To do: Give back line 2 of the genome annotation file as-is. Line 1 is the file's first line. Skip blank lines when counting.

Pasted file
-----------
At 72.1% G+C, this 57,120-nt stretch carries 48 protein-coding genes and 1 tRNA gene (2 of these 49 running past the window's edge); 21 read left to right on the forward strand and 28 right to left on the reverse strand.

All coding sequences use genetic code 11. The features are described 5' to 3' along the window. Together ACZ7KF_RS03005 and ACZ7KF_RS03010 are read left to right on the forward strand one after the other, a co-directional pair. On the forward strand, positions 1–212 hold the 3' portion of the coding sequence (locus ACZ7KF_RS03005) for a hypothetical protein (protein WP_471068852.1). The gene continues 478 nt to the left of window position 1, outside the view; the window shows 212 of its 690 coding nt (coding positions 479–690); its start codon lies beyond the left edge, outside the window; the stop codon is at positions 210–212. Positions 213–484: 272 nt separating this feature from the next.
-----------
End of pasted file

All coding sequences use genetic code 11. The features are described 5' to 3' along the window. Together ACZ7KF_RS03005 and ACZ7KF_RS03010 are read left to right on the forward strand one after the other, a co-directional pair. On the forward strand, positions 1–212 hold the 3' portion of the coding sequence (locus ACZ7KF_RS03005) for a hypothetical protein (protein WP_471068852.1). The gene continues 478 nt to the left of window position 1, outside the view; the window shows 212 of its 690 coding nt (coding positions 479–690); its start codon lies beyond the left edge, outside the window; the stop codon is at positions 210–212. Positions 213–484: 272 nt separating this feature from the next.